The Atlantic

Online Dating Tries to Flirt With the Workplace

A chat bot that tells you if your coworkers have crushes on you, so you never have to stop working, or dating.
Source: C.J. Burton / Getty

Last week, the dating app Feeld released a bot that, theoretically at least, lets you find out if your coworkers have crushes on you. The way it works is this: Once the bot is installed in the office chat platform Slack, you message the bot with the name of your crush. And then you wait. If they have also messaged the bot with a confession of love for you, the bot will let you know you like each other.

The first thing I thought when I read about this was: This is a technology that Laura Linney’s character from Love Actually—a nervous turtlenecked mouse who loves her hot coworker Karl silently and obsessively from afar—would use if the movie was set in the modern day. “@karl,” she would type into Slack, chewing her nails as she looked at Rodrigo Santoro’s bespectacled avatar and hoped beyond hope that the desperate act would deliver her from her unrequited longing.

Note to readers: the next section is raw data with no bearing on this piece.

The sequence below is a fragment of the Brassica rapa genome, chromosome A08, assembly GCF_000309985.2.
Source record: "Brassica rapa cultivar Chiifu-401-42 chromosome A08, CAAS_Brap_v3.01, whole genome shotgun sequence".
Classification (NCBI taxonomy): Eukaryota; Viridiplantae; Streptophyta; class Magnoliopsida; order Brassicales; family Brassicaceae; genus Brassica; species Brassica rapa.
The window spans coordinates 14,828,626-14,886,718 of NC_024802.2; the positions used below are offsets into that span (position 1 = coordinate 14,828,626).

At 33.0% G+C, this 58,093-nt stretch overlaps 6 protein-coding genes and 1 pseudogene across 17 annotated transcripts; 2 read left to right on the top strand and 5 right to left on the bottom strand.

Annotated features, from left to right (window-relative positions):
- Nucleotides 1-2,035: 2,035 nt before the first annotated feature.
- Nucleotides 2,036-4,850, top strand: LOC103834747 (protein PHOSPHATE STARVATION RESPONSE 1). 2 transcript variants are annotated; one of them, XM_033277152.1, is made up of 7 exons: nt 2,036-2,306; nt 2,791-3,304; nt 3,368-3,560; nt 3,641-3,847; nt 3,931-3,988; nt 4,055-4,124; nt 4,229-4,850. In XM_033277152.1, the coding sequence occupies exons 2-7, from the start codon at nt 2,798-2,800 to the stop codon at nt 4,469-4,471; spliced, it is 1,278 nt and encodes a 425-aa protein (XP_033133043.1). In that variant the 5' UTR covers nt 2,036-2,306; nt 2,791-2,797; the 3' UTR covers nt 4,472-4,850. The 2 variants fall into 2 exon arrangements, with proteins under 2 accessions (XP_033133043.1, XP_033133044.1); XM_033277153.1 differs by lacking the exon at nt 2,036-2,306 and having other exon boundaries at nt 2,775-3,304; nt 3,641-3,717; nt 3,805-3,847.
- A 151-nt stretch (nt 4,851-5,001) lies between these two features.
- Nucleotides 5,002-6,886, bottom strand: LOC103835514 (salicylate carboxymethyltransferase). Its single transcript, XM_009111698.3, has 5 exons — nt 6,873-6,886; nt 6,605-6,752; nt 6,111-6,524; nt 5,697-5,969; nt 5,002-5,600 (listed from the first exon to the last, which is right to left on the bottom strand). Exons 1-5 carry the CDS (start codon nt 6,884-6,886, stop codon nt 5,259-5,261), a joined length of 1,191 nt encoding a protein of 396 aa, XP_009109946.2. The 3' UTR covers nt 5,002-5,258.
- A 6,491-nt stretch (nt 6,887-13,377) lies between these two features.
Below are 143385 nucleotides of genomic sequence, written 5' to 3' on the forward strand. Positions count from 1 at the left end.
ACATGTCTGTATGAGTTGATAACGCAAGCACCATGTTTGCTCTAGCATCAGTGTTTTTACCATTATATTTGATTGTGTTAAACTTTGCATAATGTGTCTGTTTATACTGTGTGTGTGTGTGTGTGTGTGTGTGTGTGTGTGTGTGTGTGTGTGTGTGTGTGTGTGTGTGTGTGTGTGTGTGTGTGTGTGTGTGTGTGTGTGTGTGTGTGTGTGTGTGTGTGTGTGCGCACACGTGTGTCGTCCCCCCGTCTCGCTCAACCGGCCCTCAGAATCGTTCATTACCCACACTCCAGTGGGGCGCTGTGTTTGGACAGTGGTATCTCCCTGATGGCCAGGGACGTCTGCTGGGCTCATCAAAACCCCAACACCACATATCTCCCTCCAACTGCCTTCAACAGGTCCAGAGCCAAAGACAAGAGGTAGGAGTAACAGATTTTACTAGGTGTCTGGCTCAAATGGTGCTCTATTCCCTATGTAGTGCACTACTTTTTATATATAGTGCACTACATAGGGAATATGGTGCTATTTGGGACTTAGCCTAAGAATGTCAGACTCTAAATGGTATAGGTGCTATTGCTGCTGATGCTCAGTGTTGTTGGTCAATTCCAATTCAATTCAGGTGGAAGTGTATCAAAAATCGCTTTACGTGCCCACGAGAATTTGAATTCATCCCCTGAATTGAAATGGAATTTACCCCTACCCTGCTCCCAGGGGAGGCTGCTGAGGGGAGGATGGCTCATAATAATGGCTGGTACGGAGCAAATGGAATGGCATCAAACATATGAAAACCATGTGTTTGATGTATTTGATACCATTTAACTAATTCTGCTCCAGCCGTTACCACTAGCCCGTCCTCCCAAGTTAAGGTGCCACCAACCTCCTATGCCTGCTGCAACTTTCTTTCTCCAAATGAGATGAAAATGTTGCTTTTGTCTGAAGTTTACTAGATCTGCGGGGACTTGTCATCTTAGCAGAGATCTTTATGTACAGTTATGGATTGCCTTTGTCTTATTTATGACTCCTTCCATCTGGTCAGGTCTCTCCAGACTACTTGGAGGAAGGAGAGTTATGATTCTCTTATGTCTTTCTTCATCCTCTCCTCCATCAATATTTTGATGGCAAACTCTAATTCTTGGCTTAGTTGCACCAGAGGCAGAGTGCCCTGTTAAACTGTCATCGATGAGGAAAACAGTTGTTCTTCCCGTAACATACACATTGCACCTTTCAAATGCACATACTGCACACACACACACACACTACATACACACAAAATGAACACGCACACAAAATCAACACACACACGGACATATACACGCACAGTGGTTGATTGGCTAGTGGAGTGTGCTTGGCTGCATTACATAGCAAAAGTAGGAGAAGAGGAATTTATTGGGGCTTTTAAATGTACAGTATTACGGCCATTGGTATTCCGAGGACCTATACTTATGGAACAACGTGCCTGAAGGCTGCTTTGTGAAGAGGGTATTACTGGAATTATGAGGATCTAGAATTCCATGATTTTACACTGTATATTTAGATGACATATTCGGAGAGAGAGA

Karl and Laura Linney’s character, Sarah, eventually do hook up without the help of the internet. But the Love Actually workplace

You're reading a preview, sign up to read more.

More from The Atlantic

The Atlantic4 min read
A Documentary That Shows Another Side of Toni Morrison
One of my white teachers in high school insisted that Toni Morrison would be confusing to me as a reader. So I approached the author’s work with that notion in mind, and quickly realized how wrong my teacher’s assessment was. Morrison’s prose is lush
The Atlantic4 min readPolitics
Christie’s Scathing Indictment of Trump
He declared his intention to vote Trump in 2020—even though he thinks Trump surrounded himself with awful people.
The Atlantic2 min readSociety
What the U.S. Medical System Can Learn From Estonia
Americans waste time and money filling out paperwork and repeating tests in the doctor’s office. A small Baltic nation has found a better way.